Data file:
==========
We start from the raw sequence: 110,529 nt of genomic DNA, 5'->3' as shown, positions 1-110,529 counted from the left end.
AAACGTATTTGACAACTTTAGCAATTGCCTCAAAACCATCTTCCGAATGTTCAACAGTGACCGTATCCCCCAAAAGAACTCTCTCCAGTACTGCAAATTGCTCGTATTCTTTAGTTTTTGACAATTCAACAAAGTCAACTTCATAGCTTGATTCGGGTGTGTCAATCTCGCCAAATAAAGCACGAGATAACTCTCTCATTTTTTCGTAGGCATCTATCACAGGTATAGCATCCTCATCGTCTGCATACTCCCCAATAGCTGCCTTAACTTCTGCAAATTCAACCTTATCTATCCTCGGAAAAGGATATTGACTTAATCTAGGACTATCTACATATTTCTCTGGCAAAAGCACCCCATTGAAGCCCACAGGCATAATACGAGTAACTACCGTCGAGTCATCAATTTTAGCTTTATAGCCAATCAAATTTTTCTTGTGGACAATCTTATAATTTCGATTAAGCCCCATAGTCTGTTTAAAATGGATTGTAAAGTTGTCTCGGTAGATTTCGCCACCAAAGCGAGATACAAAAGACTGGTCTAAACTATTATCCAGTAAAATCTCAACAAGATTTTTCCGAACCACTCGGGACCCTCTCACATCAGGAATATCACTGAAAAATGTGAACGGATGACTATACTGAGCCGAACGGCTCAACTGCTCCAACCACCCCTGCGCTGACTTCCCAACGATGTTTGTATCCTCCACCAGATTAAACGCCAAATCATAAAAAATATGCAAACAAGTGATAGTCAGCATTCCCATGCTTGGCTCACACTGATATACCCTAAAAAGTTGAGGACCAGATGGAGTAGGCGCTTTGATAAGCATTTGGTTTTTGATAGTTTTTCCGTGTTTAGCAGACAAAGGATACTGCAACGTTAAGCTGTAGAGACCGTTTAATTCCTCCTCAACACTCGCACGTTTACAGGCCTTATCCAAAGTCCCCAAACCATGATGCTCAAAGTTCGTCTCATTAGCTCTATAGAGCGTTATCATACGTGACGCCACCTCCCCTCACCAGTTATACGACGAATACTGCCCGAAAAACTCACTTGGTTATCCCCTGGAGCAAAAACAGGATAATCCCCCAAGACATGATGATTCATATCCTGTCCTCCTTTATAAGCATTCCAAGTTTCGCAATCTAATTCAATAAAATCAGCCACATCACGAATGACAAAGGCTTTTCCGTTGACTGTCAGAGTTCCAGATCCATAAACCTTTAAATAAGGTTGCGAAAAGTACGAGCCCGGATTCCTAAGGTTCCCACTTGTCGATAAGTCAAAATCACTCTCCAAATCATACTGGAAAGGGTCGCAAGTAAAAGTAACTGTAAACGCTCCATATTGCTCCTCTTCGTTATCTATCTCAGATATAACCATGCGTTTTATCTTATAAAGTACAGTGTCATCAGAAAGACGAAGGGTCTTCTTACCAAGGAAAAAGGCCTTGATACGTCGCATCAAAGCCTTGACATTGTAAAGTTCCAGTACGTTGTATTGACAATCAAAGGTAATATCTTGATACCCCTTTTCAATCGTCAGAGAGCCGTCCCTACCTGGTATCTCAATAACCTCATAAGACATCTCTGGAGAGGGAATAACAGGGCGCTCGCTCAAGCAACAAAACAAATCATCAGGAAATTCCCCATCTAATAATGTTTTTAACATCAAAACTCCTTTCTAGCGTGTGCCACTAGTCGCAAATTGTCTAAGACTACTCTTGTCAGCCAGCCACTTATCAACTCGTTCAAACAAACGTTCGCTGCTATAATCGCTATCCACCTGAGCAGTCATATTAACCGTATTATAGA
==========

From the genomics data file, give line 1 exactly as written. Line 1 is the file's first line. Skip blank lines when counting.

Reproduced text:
We start from the raw sequence: 110,529 nt of genomic DNA, 5'->3' as shown, positions 1-110,529 counted from the left end.